Between Men: English Literature and Male Homosocial Desire

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Columbia University Press, 1985 - Literary Criticism - 244 pages
18 Reviews
At the time of its first appearance in 1985 Between Men was viewed as an important intervention into Feminist as well as Gay and Lesbian studies. It was an important book because it argued that "sexuality" and "desire" were not a historical phenomenon but carefully managed social constructs. This insight (that actually originated with Michael Foucault) is often viewed as anti-humanist or post-humanist because it argues that men and women are simply the products of patriarchal power relations over which they have no control. By mobilizing Foucault's theories of the history of sexuality Sedgwick re-fashions Feminism and Gay and Lesbian Studies to make it seem as though Feminism and Gay and Lesbian studies are ideally situated to continue those interventions into the history of sexuality begun by Foucault.
 

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Review: Between Men: English Literature and Male Homosocial Desire

User Review  - Goodreads

on occasions there are flashes of brilliance hidden in nooks and corners of this seminal work, and on occasions, at least for me, the study and analysis seemed a little too forced... however, it is a fabulous work.... Read full review

Review: Between Men: English Literature and Male Homosocial Desire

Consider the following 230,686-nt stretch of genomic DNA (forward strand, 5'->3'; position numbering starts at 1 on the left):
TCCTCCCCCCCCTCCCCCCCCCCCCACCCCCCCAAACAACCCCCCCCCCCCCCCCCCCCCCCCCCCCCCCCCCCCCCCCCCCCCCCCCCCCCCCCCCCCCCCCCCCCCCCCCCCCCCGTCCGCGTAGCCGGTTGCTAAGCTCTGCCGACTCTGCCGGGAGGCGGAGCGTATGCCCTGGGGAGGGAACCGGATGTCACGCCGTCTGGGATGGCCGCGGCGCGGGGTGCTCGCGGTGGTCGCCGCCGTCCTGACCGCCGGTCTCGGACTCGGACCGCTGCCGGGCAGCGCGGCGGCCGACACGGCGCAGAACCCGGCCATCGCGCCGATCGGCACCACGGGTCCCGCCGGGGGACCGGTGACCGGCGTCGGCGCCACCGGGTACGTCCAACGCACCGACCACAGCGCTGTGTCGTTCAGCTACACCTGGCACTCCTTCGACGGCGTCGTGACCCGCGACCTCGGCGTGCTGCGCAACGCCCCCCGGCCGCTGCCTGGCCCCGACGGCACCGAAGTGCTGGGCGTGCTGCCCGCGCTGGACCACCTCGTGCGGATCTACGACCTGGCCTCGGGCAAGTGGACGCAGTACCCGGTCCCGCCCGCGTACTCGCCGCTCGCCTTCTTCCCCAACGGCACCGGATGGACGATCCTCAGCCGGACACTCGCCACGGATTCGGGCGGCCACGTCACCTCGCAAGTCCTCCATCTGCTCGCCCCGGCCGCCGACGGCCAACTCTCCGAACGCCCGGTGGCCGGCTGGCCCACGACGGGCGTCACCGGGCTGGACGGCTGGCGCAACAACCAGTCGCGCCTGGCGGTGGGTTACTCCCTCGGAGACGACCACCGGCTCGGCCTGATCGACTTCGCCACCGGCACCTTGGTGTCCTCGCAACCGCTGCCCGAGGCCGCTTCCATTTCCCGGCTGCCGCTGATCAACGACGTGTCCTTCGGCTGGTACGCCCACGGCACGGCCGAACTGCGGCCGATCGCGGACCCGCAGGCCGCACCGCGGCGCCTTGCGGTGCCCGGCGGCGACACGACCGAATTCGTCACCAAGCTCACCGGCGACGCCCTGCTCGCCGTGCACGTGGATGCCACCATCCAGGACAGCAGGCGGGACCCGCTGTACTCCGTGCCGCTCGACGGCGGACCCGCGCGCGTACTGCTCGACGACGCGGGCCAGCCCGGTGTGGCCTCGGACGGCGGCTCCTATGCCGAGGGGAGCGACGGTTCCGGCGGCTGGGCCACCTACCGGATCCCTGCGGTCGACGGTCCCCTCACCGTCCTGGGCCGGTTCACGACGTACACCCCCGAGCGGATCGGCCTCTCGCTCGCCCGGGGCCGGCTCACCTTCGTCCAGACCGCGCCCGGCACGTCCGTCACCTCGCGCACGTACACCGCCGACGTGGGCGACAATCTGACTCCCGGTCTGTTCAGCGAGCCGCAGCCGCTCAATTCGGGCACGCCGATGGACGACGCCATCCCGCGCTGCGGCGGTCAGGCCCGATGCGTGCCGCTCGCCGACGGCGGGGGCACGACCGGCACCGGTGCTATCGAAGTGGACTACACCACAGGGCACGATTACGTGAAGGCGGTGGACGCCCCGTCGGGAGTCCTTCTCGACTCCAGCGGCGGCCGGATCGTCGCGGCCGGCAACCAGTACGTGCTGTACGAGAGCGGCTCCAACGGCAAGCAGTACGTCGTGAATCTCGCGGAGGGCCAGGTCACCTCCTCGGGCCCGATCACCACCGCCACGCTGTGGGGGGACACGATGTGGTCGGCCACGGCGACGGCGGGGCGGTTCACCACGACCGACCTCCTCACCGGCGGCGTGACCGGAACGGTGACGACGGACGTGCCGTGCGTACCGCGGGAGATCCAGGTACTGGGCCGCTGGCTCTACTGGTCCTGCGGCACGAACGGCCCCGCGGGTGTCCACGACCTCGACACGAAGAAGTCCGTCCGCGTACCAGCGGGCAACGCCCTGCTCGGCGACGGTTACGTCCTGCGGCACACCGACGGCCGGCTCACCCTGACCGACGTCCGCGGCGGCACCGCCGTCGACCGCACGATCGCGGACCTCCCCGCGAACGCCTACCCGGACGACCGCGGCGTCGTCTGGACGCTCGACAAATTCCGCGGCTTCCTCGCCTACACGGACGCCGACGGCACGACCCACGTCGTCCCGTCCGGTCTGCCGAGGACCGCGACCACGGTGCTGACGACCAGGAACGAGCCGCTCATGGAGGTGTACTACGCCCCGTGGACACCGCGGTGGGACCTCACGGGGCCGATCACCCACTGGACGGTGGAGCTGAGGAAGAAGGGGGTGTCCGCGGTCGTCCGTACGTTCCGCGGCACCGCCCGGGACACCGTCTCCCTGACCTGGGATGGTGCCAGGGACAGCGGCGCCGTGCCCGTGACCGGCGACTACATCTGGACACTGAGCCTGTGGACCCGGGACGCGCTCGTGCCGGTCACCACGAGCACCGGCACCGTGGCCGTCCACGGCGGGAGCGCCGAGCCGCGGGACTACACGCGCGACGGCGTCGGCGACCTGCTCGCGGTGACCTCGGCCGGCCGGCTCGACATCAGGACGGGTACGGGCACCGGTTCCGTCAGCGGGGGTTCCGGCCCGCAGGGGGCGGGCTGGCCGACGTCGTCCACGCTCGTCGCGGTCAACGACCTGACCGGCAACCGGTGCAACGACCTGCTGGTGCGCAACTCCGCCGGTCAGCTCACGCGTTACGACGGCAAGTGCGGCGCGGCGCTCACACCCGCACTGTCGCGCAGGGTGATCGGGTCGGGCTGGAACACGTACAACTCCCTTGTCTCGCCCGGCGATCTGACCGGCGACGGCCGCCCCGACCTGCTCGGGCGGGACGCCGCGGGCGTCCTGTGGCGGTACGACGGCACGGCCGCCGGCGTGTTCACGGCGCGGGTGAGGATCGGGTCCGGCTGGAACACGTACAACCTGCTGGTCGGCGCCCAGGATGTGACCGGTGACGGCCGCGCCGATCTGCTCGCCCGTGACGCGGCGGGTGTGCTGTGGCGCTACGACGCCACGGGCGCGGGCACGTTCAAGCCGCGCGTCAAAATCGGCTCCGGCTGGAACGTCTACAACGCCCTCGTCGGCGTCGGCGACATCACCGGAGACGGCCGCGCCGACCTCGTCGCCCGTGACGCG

User Review  - Jaykumar Buddhdev - Goodreads

on occasions there are flashes of brilliance hidden in nooks and corners of this seminal work, and on occasions, at least for me, the study and analysis seemed a little too forced... however, it is a fabulous work.... Read full review

Contents

Gender Asymmetry and Erotic Triangles
21
Swan in Love The Example of Shakespeares Sonnets
28
The Country Wife Anatomies of Male Homosocial Desire
49
A Sentimental Journey Sexualism and the Citizen of the World
67
Toward the Gothic Terrorism and Homosexual Panic
83
Murder Incorporated Confessions of a Justified Sinner
97
Tennysons Princess One Bride for Seven Brothers
118
Adam Bede and Henry Esmond Homosocial Desire and the Historicity of the Female
134
Homophobia Misogyny and Capital The Example of Our Mutual Friend
161
Up the Postern Stair Edwin Drood and the Homophobia of Empire
180
Toward the Twentieth Century English Readers of Whitman
201
Notes
219
Bibliography
229
Index
241
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About the author (1985)

Eve Kosofsky Sedgwick is the author of Tendencies, The Coherence of Gothic Conventions, and Epistemology of the Closet.

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